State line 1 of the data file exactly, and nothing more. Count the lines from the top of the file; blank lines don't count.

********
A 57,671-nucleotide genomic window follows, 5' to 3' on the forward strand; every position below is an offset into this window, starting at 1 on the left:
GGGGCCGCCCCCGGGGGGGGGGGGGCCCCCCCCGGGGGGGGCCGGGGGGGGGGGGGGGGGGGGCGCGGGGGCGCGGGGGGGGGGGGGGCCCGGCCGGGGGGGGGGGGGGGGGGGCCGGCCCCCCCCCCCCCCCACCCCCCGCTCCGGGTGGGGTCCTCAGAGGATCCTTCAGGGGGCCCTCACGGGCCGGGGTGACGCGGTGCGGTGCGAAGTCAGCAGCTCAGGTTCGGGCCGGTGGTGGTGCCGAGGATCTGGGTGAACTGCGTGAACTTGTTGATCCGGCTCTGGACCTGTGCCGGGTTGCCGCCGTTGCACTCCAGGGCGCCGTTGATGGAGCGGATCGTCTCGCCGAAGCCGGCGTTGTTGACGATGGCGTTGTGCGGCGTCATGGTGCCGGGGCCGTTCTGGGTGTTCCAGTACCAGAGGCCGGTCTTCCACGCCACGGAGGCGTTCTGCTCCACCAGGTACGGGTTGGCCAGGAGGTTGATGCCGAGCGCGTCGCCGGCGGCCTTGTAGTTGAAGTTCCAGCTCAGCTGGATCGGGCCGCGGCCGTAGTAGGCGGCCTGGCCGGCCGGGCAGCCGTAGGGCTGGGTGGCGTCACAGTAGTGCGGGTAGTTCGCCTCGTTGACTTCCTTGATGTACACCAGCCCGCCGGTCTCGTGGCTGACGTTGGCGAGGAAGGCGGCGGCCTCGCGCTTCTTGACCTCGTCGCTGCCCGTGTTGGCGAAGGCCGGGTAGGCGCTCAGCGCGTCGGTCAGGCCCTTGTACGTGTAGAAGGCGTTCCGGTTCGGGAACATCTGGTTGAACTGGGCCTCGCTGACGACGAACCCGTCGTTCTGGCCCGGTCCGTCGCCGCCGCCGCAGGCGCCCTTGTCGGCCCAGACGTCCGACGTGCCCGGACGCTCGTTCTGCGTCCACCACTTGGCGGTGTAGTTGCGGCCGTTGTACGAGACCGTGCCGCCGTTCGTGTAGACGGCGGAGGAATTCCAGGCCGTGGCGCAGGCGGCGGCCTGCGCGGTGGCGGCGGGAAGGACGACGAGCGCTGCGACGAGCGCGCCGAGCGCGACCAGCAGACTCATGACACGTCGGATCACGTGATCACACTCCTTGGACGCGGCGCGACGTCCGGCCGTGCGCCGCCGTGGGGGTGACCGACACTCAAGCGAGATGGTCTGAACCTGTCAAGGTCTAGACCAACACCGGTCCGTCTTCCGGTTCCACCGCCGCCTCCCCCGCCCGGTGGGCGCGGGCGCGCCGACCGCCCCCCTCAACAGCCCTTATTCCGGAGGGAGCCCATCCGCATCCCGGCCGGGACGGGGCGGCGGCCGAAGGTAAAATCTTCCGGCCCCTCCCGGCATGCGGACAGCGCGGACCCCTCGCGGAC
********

A 57,671-nucleotide genomic window follows, 5' to 3' on the forward strand; every position below is an offset into this window, starting at 1 on the left: